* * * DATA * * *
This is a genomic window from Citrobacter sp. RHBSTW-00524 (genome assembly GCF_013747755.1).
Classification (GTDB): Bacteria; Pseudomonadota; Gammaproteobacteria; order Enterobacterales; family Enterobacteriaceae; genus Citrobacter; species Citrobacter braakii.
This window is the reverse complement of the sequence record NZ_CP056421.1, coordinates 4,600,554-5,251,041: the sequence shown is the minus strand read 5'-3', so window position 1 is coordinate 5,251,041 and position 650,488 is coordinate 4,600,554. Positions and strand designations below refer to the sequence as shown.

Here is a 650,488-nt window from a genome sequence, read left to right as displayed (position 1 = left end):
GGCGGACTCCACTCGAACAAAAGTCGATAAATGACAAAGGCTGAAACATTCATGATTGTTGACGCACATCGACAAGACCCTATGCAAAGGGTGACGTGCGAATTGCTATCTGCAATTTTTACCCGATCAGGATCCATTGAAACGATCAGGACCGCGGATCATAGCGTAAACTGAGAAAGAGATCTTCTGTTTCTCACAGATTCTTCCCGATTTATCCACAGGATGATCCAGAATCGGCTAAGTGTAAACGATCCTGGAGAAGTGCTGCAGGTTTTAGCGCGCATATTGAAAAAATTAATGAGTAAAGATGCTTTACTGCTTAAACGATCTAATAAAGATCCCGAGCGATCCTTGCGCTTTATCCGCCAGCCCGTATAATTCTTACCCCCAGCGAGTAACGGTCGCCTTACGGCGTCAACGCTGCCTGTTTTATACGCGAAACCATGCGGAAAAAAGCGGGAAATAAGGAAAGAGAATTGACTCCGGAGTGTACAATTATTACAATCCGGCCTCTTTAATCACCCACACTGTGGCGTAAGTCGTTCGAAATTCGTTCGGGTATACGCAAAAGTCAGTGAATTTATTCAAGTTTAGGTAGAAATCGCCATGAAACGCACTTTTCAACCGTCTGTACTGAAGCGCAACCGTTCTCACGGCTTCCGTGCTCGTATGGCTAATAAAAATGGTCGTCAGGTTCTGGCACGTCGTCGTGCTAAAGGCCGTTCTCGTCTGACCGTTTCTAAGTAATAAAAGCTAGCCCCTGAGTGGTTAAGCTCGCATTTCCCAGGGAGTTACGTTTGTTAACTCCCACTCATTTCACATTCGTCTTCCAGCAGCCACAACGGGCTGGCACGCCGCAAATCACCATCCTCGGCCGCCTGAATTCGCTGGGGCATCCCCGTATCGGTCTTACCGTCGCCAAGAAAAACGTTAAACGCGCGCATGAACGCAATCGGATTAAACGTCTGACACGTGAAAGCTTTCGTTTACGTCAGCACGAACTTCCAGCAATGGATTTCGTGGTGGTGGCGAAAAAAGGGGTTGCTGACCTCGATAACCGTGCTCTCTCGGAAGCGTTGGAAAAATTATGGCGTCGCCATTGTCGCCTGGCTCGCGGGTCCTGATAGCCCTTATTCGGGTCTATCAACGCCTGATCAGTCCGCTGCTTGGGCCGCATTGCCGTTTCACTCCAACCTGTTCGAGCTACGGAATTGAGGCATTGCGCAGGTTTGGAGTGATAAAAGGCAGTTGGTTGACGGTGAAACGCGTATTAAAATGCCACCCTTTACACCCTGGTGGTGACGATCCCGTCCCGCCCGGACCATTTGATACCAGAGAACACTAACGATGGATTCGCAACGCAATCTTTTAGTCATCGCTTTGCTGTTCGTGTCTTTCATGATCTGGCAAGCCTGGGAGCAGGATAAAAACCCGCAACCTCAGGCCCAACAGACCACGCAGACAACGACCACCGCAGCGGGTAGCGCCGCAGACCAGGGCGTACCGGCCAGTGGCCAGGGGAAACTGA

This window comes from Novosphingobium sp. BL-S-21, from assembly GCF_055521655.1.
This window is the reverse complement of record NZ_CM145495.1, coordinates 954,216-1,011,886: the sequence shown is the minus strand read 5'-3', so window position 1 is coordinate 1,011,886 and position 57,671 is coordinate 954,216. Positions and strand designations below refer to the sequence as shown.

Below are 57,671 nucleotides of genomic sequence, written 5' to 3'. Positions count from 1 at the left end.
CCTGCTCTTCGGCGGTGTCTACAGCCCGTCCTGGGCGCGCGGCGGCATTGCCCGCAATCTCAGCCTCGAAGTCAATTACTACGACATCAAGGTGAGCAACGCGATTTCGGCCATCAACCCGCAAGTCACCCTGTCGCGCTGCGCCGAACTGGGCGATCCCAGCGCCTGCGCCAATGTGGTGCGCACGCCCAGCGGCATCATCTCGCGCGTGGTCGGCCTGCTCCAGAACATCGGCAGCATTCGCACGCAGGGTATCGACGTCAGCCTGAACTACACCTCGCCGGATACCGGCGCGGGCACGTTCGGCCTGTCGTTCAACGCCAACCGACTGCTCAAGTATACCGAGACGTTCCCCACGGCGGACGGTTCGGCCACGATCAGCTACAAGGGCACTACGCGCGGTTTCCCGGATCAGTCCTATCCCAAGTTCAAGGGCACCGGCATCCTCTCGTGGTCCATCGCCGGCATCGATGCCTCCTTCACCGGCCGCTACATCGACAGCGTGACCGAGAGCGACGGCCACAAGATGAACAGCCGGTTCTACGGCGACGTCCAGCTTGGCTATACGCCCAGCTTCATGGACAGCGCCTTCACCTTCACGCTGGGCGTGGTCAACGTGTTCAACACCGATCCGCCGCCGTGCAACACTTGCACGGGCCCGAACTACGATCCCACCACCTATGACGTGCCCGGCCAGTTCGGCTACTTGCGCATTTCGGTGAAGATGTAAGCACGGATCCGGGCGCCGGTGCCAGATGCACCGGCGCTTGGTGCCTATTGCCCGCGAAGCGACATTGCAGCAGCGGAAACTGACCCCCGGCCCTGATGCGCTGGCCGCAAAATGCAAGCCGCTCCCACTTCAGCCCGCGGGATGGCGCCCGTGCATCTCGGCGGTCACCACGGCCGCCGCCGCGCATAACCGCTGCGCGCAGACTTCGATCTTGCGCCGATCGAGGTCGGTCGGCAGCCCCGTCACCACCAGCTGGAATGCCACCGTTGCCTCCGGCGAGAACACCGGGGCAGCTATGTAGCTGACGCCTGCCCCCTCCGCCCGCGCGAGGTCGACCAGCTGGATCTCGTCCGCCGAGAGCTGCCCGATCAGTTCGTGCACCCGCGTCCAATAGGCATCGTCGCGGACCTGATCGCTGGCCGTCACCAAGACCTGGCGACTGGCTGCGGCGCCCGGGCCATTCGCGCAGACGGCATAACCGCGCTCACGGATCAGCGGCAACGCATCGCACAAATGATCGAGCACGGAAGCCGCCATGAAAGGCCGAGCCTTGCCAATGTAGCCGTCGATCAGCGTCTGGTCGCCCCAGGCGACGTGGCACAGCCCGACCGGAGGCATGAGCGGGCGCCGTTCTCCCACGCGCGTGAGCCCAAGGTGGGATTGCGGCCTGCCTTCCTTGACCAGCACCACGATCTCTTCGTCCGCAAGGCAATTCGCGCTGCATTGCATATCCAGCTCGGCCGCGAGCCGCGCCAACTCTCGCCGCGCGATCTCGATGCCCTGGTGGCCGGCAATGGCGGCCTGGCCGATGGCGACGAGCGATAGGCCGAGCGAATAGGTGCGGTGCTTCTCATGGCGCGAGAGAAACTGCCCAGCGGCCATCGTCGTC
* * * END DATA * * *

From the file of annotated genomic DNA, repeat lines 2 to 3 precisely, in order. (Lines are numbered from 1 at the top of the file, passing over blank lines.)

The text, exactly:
Classification (GTDB): Bacteria; Pseudomonadota; Gammaproteobacteria; order Enterobacterales; family Enterobacteriaceae; genus Citrobacter; species Citrobacter braakii.
This window is the reverse complement of the sequence record NZ_CP056421.1, coordinates 4,600,554-5,251,041: the sequence shown is the minus strand read 5'-3', so window position 1 is coordinate 5,251,041 and position 650,488 is coordinate 4,600,554. Positions and strand designations below refer to the sequence as shown.